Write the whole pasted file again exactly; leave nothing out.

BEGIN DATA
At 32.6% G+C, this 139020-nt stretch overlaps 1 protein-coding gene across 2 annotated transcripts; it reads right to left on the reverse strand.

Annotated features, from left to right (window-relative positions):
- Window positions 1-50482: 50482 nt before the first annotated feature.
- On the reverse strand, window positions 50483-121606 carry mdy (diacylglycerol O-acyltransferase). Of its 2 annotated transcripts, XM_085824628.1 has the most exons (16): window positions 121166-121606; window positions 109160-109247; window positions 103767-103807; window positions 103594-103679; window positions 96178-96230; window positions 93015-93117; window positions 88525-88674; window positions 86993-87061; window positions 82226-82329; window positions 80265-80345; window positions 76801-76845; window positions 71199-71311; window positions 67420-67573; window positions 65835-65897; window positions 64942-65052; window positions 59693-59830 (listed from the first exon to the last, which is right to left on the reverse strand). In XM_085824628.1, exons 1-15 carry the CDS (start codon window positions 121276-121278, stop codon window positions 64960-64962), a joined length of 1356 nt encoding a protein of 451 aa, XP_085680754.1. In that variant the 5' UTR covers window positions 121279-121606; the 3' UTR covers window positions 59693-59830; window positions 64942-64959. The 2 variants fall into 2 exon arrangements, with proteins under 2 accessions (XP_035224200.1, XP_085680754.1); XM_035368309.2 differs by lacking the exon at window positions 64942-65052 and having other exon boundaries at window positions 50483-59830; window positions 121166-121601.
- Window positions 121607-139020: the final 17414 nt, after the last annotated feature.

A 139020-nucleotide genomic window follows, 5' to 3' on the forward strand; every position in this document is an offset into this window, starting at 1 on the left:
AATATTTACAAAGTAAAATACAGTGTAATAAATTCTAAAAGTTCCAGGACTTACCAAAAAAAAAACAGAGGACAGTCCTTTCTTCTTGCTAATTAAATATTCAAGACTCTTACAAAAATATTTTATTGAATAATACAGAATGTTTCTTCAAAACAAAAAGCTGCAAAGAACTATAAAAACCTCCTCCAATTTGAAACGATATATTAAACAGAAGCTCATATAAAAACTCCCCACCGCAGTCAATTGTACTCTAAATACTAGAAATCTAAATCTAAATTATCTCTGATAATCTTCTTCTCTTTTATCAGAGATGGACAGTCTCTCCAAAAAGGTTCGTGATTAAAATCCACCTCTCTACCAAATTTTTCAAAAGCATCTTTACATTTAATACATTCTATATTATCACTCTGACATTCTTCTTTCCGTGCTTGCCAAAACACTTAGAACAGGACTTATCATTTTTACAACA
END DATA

At 32.6% G+C, this 139020-nt stretch overlaps 1 protein-coding gene across 2 annotated transcripts; it reads right to left on the reverse strand.

Annotated features, from left to right (window-relative positions):
- Window positions 1-50482: 50482 nt before the first annotated feature.
- On the reverse strand, window positions 50483-121606 carry mdy (diacylglycerol O-acyltransferase). Of its 2 annotated transcripts, XM_085824628.1 has the most exons (16): window positions 121166-121606; window positions 109160-109247; window positions 103767-103807; window positions 103594-103679; window positions 96178-96230; window positions 93015-93117; window positions 88525-88674; window positions 86993-87061; window positions 82226-82329; window positions 80265-80345; window positions 76801-76845; window positions 71199-71311; window positions 67420-67573; window positions 65835-65897; window positions 64942-65052; window positions 59693-59830 (listed from the first exon to the last, which is right to left on the reverse strand). In XM_085824628.1, exons 1-15 carry the CDS (start codon window positions 121276-121278, stop codon window positions 64960-64962), a joined length of 1356 nt encoding a protein of 451 aa, XP_085680754.1. In that variant the 5' UTR covers window positions 121279-121606; the 3' UTR covers window positions 59693-59830; window positions 64942-64959. The 2 variants fall into 2 exon arrangements, with proteins under 2 accessions (XP_035224200.1, XP_085680754.1); XM_035368309.2 differs by lacking the exon at window positions 64942-65052 and having other exon boundaries at window positions 50483-59830; window positions 121166-121601.
- Window positions 121607-139020: the final 17414 nt, after the last annotated feature.

A 139020-nucleotide genomic window follows, 5' to 3' on the forward strand; every position in this document is an offset into this window, starting at 1 on the left:
AATATTTACAAAGTAAAATACAGTGTAATAAATTCTAAAAGTTCCAGGACTTACCAAAAAAAAAACAGAGGACAGTCCTTTCTTCTTGCTAATTAAATATTCAAGACTCTTACAAAAATATTTTATTGAATAATACAGAATGTTTCTTCAAAACAAAAAGCTGCAAAGAACTATAAAAACCTCCTCCAATTTGAAACGATATATTAAACAGAAGCTCATATAAAAACTCCCCACCGCAGTCAATTGTACTCTAAATACTAGAAATCTAAATCTAAATTATCTCTGATAATCTTCTTCTCTTTTATCAGAGATGGACAGTCTCTCCAAAAAGGTTCGTGATTAAAATCCACCTCTCTACCAAATTTTTCAAAAGCATCTTTACATTTAATACATTCTATATTATCACTCTGACATTCTTCTTTCCGTGCTTGCCAAAACACTTAGAACAGGACTTATCATTTTTACAACA